Art is the creation of something from nothing that elicits a reaction. Pro wrestling embodies that definition. In wrestling, men and women step inside the squared circle and create with their actions, expressions, words, and bodies to garner a specific and distinct reaction from their audience. In turn, the audience responds to, engages with, and affects the work. No other art form in the world carries that uniqueness. In this column, we explore that art form inside real and relevant examples. Enjoy.
If I’m Roman Reigns right now, I’m worried. I’d have a sinking feeling in my stomach that the days of cashing thick checks as WWE’s top babyface were numbered. Why? Because Vince McMahon may have a new “boy” sooner than later. By boy, I mean monster. And by monster, I mean Braun Strowman.
For weeks after his single’s career began in 2016, Strowman dusted local jobbers in an epic fashion that allowed him to showcase his strength and brutality to the audience. This formula got Strowman over as the intense and terrifying heel in the WWE. From there, Strowman destroyed the low and mid card in the same epic fashion and then moved on to higher level opponents like Sami Zayn and Big Show. Then it was time for Roman Reigns to slay the monster. The two proceeded to have a nice program in which Strowman shined in due to significant moments like flipping over an ambulance, walking away from a car accident, and decimating Reigns at virtually every turn.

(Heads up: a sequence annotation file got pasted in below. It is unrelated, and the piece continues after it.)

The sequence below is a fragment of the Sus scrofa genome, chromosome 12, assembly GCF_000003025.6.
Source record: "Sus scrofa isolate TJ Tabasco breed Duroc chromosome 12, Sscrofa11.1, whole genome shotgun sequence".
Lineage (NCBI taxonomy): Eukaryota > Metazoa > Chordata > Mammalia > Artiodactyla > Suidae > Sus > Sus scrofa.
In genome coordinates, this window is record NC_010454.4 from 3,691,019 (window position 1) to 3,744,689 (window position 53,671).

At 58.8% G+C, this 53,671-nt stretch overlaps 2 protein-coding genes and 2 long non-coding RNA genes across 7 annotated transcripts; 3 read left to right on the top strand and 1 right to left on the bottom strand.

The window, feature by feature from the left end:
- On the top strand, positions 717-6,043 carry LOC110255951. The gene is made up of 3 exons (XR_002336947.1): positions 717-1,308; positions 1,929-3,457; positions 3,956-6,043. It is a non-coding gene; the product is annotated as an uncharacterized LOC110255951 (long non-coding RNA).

Though it was entertaining, the Reigns/Strowman program ultimately was a failure for WWE. Braun Strowman was created to be a roadblock and monumental moment of achievement for Roman Reigns as he climbed to the top of the company. WWE believed that if they built up Strowman as a monster heel and fed him to Reigns, the audience would cheer Reigns like they did for Zayn and other babyfaces. WWE’s miscalculation was that Reigns was never over as a babyface like Sami Zayn was and the result was Strowman becoming the babyface that WWE didn’t want. As they drafted and wrote ways to cast sympathy on Reigns by using Strowman’s maniacal strength, the audience became enamored with that strength and cheered for Strowman instead. Braun became the audience’s mouth piece and through cheering for him, they voiced their rejection of Reigns.